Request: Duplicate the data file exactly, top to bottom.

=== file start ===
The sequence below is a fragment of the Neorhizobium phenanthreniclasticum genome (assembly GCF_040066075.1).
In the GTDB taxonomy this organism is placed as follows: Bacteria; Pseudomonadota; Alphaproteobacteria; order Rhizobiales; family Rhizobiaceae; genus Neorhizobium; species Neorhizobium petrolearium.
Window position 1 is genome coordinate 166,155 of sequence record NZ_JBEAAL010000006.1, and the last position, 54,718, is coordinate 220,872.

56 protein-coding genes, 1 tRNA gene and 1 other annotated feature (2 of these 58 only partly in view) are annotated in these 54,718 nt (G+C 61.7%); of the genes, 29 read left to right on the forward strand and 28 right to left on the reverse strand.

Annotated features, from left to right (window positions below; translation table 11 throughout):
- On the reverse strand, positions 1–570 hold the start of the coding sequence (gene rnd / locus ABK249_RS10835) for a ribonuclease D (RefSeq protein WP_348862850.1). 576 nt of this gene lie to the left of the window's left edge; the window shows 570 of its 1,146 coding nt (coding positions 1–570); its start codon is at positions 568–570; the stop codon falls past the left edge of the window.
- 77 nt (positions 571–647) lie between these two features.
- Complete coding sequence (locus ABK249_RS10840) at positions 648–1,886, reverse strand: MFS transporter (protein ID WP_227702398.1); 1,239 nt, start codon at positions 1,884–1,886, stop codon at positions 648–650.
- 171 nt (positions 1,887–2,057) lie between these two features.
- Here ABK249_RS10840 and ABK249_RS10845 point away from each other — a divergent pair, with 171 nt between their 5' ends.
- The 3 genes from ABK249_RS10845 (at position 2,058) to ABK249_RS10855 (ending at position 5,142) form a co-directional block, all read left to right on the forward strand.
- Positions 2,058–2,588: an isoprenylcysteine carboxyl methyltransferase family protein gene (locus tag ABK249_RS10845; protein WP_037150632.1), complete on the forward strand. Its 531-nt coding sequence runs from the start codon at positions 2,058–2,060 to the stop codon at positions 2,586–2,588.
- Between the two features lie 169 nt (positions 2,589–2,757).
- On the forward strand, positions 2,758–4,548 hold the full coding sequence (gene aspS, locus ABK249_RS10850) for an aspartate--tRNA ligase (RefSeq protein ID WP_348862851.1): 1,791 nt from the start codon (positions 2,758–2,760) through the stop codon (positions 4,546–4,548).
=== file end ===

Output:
The sequence below is a fragment of the Neorhizobium phenanthreniclasticum genome (assembly GCF_040066075.1).
In the GTDB taxonomy this organism is placed as follows: Bacteria; Pseudomonadota; Alphaproteobacteria; order Rhizobiales; family Rhizobiaceae; genus Neorhizobium; species Neorhizobium petrolearium.
Window position 1 is genome coordinate 166,155 of sequence record NZ_JBEAAL010000006.1, and the last position, 54,718, is coordinate 220,872.

56 protein-coding genes, 1 tRNA gene and 1 other annotated feature (2 of these 58 only partly in view) are annotated in these 54,718 nt (G+C 61.7%); of the genes, 29 read left to right on the forward strand and 28 right to left on the reverse strand.

Annotated features, from left to right (window positions below; translation table 11 throughout):
- On the reverse strand, positions 1–570 hold the start of the coding sequence (gene rnd / locus ABK249_RS10835) for a ribonuclease D (RefSeq protein WP_348862850.1). 576 nt of this gene lie to the left of the window's left edge; the window shows 570 of its 1,146 coding nt (coding positions 1–570); its start codon is at positions 568–570; the stop codon falls past the left edge of the window.
- 77 nt (positions 571–647) lie between these two features.
- Complete coding sequence (locus ABK249_RS10840) at positions 648–1,886, reverse strand: MFS transporter (protein ID WP_227702398.1); 1,239 nt, start codon at positions 1,884–1,886, stop codon at positions 648–650.
- 171 nt (positions 1,887–2,057) lie between these two features.
- Here ABK249_RS10840 and ABK249_RS10845 point away from each other — a divergent pair, with 171 nt between their 5' ends.
- The 3 genes from ABK249_RS10845 (at position 2,058) to ABK249_RS10855 (ending at position 5,142) form a co-directional block, all read left to right on the forward strand.
- Positions 2,058–2,588: an isoprenylcysteine carboxyl methyltransferase family protein gene (locus tag ABK249_RS10845; protein WP_037150632.1), complete on the forward strand. Its 531-nt coding sequence runs from the start codon at positions 2,058–2,060 to the stop codon at positions 2,586–2,588.
- Between the two features lie 169 nt (positions 2,589–2,757).
- On the forward strand, positions 2,758–4,548 hold the full coding sequence (gene aspS, locus ABK249_RS10850) for an aspartate--tRNA ligase (RefSeq protein ID WP_348862851.1): 1,791 nt from the start codon (positions 2,758–2,760) through the stop codon (positions 4,546–4,548).